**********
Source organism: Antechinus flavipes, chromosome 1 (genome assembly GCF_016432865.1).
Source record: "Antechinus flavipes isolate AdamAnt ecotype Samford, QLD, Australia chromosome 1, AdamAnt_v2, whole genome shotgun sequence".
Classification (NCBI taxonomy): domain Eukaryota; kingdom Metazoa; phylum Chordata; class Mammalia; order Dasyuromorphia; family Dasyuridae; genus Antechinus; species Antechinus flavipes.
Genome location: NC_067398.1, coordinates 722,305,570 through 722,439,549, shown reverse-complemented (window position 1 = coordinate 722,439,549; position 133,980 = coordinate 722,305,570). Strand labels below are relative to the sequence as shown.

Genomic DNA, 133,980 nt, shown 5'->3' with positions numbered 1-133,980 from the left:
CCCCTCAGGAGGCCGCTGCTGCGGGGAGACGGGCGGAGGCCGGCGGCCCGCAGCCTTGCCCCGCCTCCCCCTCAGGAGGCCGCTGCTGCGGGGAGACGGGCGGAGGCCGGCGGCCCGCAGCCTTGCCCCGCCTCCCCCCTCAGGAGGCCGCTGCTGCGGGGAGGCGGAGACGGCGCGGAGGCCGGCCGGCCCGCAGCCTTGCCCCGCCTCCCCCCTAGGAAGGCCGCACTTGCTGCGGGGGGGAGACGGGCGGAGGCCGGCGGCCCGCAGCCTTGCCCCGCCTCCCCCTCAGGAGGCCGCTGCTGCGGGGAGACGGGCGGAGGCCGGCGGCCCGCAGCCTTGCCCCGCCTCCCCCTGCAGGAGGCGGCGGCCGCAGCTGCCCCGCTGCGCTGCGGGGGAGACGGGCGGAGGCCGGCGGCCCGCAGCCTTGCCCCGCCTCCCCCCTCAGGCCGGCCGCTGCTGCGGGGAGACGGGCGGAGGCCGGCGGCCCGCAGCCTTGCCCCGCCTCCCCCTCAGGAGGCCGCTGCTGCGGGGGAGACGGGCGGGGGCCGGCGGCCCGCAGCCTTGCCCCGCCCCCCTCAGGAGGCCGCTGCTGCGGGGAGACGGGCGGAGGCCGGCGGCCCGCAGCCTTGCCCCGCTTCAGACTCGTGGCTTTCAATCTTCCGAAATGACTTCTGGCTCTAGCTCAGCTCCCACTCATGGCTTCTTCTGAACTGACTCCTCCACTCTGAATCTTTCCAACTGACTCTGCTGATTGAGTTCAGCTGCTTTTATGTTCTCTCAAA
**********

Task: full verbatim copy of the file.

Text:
Source organism: Antechinus flavipes, chromosome 1 (genome assembly GCF_016432865.1).
Source record: "Antechinus flavipes isolate AdamAnt ecotype Samford, QLD, Australia chromosome 1, AdamAnt_v2, whole genome shotgun sequence".
Classification (NCBI taxonomy): domain Eukaryota; kingdom Metazoa; phylum Chordata; class Mammalia; order Dasyuromorphia; family Dasyuridae; genus Antechinus; species Antechinus flavipes.
Genome location: NC_067398.1, coordinates 722,305,570 through 722,439,549, shown reverse-complemented (window position 1 = coordinate 722,439,549; position 133,980 = coordinate 722,305,570). Strand labels below are relative to the sequence as shown.

Genomic DNA, 133,980 nt, shown 5'->3' with positions numbered 1-133,980 from the left:
CCCCTCAGGAGGCCGCTGCTGCGGGGAGACGGGCGGAGGCCGGCGGCCCGCAGCCTTGCCCCGCCTCCCCCTCAGGAGGCCGCTGCTGCGGGGAGACGGGCGGAGGCCGGCGGCCCGCAGCCTTGCCCCGCCTCCCCCCTCAGGAGGCCGCTGCTGCGGGGAGGCGGAGACGGCGCGGAGGCCGGCCGGCCCGCAGCCTTGCCCCGCCTCCCCCCTAGGAAGGCCGCACTTGCTGCGGGGGGGAGACGGGCGGAGGCCGGCGGCCCGCAGCCTTGCCCCGCCTCCCCCTCAGGAGGCCGCTGCTGCGGGGAGACGGGCGGAGGCCGGCGGCCCGCAGCCTTGCCCCGCCTCCCCCTGCAGGAGGCGGCGGCCGCAGCTGCCCCGCTGCGCTGCGGGGGAGACGGGCGGAGGCCGGCGGCCCGCAGCCTTGCCCCGCCTCCCCCCTCAGGCCGGCCGCTGCTGCGGGGAGACGGGCGGAGGCCGGCGGCCCGCAGCCTTGCCCCGCCTCCCCCTCAGGAGGCCGCTGCTGCGGGGGAGACGGGCGGGGGCCGGCGGCCCGCAGCCTTGCCCCGCCCCCCTCAGGAGGCCGCTGCTGCGGGGAGACGGGCGGAGGCCGGCGGCCCGCAGCCTTGCCCCGCTTCAGACTCGTGGCTTTCAATCTTCCGAAATGACTTCTGGCTCTAGCTCAGCTCCCACTCATGGCTTCTTCTGAACTGACTCCTCCACTCTGAATCTTTCCAACTGACTCTGCTGATTGAGTTCAGCTGCTTTTATGTTCTCTCAAA